Perhaps another issue here is how responsible should dam owners be of development that occurs on property they don’t own. Would it make sense to require the theoretical developer to investigate upstream watershed runoff facilities as part of the permit process, and maybe participate in the maintenance cost? Putting on my lawyer hat for a moment, let’s assume this dam failed and caused flooding damage to a few houses in a new development. Chances of them having flood insurance, inland, probably zero. And let’s assume the dam owner also has no insurance to cover the losses. I think the injured owners may have to consider suing the developer/builder under whatever tortured legal theories they can allege if there is no other possible source of recovery.

    Having represented buyers who were considering buying a property with a dam on it, and otherwise working with dams for clients, I’ve had to give due diligence advice concerning TCEQ obligations on dam owners. They can certainly include significant risk. And be unexpectedly expensive.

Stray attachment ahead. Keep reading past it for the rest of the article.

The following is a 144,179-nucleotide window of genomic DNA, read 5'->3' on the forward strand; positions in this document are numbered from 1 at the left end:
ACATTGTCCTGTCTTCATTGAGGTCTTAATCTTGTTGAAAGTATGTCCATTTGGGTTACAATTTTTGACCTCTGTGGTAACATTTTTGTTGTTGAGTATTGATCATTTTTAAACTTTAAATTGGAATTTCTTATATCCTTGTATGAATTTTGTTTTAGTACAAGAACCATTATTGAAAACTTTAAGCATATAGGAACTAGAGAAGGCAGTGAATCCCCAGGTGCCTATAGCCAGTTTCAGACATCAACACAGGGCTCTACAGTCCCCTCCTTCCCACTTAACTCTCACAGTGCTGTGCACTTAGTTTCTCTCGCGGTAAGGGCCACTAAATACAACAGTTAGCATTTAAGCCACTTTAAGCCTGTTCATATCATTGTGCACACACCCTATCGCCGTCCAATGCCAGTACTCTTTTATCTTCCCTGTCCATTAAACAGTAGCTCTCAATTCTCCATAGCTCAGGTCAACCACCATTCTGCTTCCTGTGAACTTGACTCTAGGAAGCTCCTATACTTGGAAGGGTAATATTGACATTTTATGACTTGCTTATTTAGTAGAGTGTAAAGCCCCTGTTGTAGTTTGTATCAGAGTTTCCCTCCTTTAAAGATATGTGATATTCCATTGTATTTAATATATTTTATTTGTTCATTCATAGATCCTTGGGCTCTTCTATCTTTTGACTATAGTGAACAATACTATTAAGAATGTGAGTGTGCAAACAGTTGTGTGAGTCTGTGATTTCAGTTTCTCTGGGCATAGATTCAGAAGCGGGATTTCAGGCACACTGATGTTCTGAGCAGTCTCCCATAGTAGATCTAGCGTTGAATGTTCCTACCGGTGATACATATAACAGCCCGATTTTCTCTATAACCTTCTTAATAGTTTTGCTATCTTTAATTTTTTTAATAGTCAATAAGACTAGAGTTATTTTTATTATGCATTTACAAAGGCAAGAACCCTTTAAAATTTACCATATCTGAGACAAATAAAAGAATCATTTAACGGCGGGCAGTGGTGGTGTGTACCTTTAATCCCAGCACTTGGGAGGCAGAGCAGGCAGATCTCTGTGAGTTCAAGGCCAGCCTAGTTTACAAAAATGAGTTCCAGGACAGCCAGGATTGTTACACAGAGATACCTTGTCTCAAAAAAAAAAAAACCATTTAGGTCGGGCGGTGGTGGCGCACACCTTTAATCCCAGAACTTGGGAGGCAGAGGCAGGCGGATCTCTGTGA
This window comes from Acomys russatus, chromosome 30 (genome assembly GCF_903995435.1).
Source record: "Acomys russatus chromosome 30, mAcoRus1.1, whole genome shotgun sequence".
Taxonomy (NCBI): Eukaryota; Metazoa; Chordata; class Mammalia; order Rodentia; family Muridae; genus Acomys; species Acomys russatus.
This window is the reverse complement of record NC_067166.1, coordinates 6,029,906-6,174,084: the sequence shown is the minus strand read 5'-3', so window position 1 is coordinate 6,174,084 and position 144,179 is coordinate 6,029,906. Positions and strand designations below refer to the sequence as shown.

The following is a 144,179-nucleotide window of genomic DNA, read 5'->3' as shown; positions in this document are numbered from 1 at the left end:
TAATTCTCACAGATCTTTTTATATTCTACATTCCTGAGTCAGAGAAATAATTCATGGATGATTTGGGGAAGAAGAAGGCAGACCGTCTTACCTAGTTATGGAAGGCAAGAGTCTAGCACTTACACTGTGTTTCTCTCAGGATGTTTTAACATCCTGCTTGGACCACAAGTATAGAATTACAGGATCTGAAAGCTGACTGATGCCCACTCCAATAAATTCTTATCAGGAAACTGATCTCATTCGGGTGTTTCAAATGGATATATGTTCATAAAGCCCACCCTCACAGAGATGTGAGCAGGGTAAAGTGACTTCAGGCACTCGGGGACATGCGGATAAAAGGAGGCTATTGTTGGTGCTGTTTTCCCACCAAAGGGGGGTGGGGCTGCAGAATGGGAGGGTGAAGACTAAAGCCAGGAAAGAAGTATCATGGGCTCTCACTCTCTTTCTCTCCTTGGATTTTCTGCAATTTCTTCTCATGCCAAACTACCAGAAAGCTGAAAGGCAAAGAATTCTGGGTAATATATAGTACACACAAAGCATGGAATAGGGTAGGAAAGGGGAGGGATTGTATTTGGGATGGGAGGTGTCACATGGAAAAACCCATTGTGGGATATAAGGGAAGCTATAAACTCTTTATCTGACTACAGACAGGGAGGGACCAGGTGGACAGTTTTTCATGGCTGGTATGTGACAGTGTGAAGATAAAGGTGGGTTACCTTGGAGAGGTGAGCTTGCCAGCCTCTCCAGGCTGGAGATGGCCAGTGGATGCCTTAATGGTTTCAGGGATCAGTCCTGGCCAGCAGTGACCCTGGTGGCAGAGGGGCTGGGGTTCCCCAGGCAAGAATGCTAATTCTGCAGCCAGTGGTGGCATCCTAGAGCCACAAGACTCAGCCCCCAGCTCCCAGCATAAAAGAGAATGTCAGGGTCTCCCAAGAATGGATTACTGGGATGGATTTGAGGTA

• Mose Buchele


      Thanks for your comments. Funny, I was actually trying to seek out a lawyer’s voice on these issues, but the clock ran out on me. I’ll shoot you an email. As far as developers’ responsibility to investigate. In some cases the information about upstream dams could be kept from them. (hazard classifications, degree of upkeep, emergency action plans) under homeland security rules. As far as participating in maintenance, that sounds something like what Warren Samuelson was referring to. Thanks again for sharing. – Mose

  • Our state legislature appears to be somewhat useless when it comes to regulation of infrastructure, doesn’t it? What about all the oil and gas activities being conducted around public and private dams throughout our state? Especially with the proliferation of unconventional drilling that involves massive amounts of water rammed into the earth to extract the oil and/or gas? Thank you for writing about this major issue for our anti-regulation state.

    • EyesOfTX

      First, there is absolutely zero scientific evidence linking anything to do with oil and gas extraction to deterioration of dams, in Texas or anywhere else. Second, Texas’ infrastructure is in vastly better condition than avid, heavy-regulatory states like California and New York, so what argument are you actually attempting to make there? Or is the point of our reply not to offer coherent arguments, but to throw out red herrings in the hopes that otherwise uninformed readers will become concerned upon reading them?